The idea of English as a lingua franca was anticipated in the early 1920s by Charles Kay Ogden, who conceived his Basic English as a form of controlled language that could be widely understood and used with proficiency by both native and non-native speakers. Basic English arguably represents a crucial moment in the development of the ideas of language simplicity and it remains a milestone which has influenced later controlled versions of English (e.g. Simplified Technical English, Special English, Simple English Wikipedia). In Ogden’s codification of simplified language (which was deeply influenced by his previous semiotic studies) a few simplification criteria can be distinguished: controlled vocabulary, lexical isomorphism, standardisation (intended as establishing a discrete number of shared rules for the use of language), morphosyntax as an outgrowth of lexicon, the superiority of analytic structures over synthetic structures, and universality of a shared language as a key factor in the resolution of human conflicts. Language simplicity is therefore essential for better communication and improved social interactions. This essay argues that Ogden’s idea of language simplicity is deeply rooted in the history of the English language and can be tracked back to the Reformation period, in which “plain speech” was seen as a source of truth and virtue as opposed to the ambiguity of a language rich in figures of speech and rhetorical artifice, and to the 17th century, in which we can distinguish a supposedly scientific approach in language simplification.

Ogden’s Basic English and its roots in the Early Modern English search for language simplicity / D. Russo, A. Andreani. - In: LINGUISTICA E FILOLOGIA. - ISSN 1594-6517. - 40:(2020), pp. 99-128. [10.6092/LeF_40_p99]

Ogden’s Basic English and its roots in the Early Modern English search for language simplicity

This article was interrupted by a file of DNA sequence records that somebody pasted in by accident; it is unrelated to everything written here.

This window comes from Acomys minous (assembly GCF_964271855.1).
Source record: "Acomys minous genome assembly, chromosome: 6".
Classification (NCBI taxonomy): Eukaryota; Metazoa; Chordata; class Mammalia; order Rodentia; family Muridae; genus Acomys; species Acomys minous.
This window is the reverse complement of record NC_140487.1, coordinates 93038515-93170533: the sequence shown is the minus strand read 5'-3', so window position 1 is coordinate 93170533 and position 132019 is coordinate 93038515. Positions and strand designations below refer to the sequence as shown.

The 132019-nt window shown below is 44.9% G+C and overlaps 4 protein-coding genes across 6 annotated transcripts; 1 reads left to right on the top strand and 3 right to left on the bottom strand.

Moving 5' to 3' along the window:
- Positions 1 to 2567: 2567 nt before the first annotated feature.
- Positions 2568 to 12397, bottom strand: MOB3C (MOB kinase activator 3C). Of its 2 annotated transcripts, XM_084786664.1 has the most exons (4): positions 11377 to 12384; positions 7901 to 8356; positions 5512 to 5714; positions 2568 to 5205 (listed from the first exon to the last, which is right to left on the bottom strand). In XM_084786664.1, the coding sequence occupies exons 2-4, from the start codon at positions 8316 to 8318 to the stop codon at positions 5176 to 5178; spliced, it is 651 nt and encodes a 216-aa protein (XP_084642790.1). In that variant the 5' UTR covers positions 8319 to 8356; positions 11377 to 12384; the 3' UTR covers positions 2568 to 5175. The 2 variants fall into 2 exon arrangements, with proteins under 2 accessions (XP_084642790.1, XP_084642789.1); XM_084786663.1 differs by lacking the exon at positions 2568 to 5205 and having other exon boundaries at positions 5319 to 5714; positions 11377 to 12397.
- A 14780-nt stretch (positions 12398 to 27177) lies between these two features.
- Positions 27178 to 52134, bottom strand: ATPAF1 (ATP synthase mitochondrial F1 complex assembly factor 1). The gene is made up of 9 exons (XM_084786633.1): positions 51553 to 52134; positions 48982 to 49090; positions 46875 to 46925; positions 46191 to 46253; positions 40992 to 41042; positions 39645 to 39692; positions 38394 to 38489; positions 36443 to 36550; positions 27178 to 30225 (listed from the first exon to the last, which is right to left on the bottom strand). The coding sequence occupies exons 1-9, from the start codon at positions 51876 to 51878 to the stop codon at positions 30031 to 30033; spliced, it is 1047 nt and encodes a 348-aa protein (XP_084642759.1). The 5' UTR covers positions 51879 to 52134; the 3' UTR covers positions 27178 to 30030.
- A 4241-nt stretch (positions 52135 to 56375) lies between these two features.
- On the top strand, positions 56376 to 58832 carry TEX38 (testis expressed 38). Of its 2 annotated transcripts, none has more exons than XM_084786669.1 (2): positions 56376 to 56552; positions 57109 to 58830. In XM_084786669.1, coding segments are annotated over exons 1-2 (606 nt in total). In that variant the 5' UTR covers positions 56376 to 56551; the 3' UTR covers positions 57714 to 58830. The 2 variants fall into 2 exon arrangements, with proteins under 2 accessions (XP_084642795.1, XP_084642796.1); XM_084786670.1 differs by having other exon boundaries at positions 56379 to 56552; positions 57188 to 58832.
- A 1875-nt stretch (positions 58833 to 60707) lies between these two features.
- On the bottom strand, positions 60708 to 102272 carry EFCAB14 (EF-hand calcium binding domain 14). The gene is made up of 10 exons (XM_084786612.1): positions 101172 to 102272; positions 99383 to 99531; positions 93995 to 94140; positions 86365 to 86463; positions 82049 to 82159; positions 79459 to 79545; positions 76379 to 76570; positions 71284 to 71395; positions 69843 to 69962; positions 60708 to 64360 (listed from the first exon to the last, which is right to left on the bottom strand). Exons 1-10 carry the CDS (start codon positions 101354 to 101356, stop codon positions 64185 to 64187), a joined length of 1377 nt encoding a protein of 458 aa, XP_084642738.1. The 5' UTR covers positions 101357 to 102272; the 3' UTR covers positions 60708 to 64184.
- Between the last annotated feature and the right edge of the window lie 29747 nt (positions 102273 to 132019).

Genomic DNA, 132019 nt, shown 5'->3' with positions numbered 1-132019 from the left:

D. Russo;A. Andreani
2020

Abstract

The idea of English as a lingua franca was anticipated in the early 1920s by Charles Kay Ogden, who conceived his Basic English as a form of controlled language that could be widely understood and used with proficiency by both native and non-native speakers. Basic English arguably represents a crucial moment in the development of the ideas of language simplicity and it remains a milestone which has influenced later controlled versions of English (e.g. Simplified Technical English, Special English, Simple English Wikipedia). In Ogden’s codification of simplified language (which was deeply influenced by his previous semiotic studies) a few simplification criteria can be distinguished: controlled vocabulary, lexical isomorphism, standardisation (intended as establishing a discrete number of shared rules for the use of language), morphosyntax as an outgrowth of lexicon, the superiority of analytic structures over synthetic structures, and universality of a shared language as a key factor in the resolution of human conflicts. Language simplicity is therefore essential for better communication and improved social interactions. This essay argues that Ogden’s idea of language simplicity is deeply rooted in the history of the English language and can be tracked back to the Reformation period, in which “plain speech” was seen as a source of truth and virtue as opposed to the ambiguity of a language rich in figures of speech and rhetorical artifice, and to the 17th century, in which we can distinguish a supposedly scientific approach in language simplification.
Charles Kay Ogden; Basic English; language simplicity; early modern English
Settore L-LIN/12 - Lingua e Traduzione - Lingua Inglese
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Utilizza questo identificativo per citare o creare un link a questo documento: https://hdl.handle.net/2434/829975
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